Opposition to intermittent fasting arises from both published research and anecdotal reports. I’d like to address both in this post. I’ll first point out some significant flaws in the interpretation of several recent studies purporting to show negative effects of reduced meal frequency on women and other groups. And I’ll end by pointing out how to avoid common mistakes made by many who try intermittent fasting find it to be unpleasant and unsustainable.
Approached correctly, IF can provide major health benefits for most us.
Hormesis is the ability of organisms to become stronger when exposed to low-dose stress. Is hormesis a basic principle of biology — or is it merely a strange but unimportant quirk of nature that only applies in exceptional circumstances?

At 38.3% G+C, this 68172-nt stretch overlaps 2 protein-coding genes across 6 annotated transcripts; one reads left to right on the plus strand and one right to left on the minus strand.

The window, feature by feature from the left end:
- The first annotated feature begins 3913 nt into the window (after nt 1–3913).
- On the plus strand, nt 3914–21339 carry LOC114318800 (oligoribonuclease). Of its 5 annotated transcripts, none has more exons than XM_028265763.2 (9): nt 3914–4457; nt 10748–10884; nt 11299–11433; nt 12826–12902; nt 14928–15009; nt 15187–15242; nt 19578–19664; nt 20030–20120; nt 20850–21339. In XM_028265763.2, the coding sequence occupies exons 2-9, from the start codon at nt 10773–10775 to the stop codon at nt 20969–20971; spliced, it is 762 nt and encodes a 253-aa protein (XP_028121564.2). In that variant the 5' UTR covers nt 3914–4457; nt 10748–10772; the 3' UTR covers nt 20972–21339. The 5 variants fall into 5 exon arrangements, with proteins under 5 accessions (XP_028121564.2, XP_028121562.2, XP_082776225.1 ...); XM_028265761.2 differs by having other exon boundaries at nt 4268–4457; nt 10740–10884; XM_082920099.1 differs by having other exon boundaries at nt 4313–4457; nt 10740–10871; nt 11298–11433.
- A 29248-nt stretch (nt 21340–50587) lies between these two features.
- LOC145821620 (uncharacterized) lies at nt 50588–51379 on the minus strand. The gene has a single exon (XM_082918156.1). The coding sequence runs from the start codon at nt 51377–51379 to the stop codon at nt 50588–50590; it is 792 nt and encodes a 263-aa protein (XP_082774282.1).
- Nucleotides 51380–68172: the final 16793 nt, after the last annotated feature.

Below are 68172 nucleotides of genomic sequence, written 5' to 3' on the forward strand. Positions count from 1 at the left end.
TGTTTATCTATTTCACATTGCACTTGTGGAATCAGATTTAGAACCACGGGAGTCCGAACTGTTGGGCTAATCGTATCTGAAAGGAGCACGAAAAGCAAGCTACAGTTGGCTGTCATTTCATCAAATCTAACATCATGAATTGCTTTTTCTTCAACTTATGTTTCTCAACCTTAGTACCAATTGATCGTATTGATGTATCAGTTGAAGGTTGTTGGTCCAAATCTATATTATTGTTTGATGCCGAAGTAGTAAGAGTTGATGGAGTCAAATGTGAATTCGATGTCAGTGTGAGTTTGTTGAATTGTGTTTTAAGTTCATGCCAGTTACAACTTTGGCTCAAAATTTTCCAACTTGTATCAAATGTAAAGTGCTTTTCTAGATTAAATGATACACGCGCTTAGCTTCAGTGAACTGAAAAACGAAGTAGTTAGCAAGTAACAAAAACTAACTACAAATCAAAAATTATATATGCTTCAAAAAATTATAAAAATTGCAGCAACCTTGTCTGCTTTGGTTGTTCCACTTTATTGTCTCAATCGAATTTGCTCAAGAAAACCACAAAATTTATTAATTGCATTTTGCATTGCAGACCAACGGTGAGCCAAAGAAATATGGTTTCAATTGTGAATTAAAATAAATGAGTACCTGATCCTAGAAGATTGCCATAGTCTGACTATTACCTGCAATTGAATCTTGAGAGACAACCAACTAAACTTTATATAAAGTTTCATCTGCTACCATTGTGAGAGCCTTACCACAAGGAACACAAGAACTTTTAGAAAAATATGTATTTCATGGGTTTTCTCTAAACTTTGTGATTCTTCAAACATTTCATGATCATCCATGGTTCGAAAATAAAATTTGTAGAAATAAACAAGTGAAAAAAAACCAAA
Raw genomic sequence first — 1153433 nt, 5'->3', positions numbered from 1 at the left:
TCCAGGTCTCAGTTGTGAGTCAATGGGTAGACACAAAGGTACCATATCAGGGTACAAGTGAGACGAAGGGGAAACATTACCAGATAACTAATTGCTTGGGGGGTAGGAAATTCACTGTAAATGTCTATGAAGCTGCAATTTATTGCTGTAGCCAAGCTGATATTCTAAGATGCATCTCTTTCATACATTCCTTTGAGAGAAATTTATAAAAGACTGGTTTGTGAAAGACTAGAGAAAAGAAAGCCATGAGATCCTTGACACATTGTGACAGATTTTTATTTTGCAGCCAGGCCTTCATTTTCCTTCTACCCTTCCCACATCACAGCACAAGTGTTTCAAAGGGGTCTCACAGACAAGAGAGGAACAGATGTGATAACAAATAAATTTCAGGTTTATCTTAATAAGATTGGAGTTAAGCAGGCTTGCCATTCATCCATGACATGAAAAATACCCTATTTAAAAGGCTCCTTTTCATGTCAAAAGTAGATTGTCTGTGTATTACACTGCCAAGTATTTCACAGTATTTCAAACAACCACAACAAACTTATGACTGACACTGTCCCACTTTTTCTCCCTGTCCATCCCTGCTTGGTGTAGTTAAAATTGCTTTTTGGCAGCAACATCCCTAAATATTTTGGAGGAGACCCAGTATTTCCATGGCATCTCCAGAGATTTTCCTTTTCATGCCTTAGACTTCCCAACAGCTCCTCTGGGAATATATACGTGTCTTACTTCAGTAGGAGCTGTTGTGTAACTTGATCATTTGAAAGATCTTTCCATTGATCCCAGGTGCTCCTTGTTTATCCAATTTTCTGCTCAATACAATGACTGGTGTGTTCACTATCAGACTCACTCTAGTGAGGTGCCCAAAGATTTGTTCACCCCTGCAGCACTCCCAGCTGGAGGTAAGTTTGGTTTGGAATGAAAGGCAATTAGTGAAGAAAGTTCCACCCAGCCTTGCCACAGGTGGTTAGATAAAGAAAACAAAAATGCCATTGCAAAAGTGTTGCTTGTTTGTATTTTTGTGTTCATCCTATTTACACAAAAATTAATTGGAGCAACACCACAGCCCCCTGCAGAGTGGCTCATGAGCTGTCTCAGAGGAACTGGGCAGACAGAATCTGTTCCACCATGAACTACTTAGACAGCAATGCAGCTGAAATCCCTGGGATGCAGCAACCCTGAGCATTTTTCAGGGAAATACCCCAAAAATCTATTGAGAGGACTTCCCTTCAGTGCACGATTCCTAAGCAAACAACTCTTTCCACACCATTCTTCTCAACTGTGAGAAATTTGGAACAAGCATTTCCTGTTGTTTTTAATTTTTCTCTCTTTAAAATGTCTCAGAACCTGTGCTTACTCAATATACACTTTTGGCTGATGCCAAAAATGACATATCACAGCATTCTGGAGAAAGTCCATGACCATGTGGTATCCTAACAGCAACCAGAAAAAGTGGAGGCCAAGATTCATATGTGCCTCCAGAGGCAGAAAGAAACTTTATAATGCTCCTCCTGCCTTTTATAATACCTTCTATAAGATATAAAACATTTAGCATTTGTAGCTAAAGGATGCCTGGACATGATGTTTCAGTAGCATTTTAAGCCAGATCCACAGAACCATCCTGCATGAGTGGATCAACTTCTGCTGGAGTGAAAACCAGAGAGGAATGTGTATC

Nassim Nicholas Taleb–the options trader turned philosopher–is intrigued by hormesis, and sees it as but one example of a much broader phenomenon: a fundamental principle he calls “antifragility”. The principle of antifragility applies not just to biology–but to sociology, economics, and perhaps even physics. Taleb has been developing this idea for a number of years. Antifragility made a subdued appearance in his 2007 blockbuster work, The Black Swan, a guide to dealing with unpredictable yet momentously consequential events in our increasingly volatile world. Taleb has now more fully developed the concept of antifragility in his most recent book, Antifragile: Things That Gain from Disorder.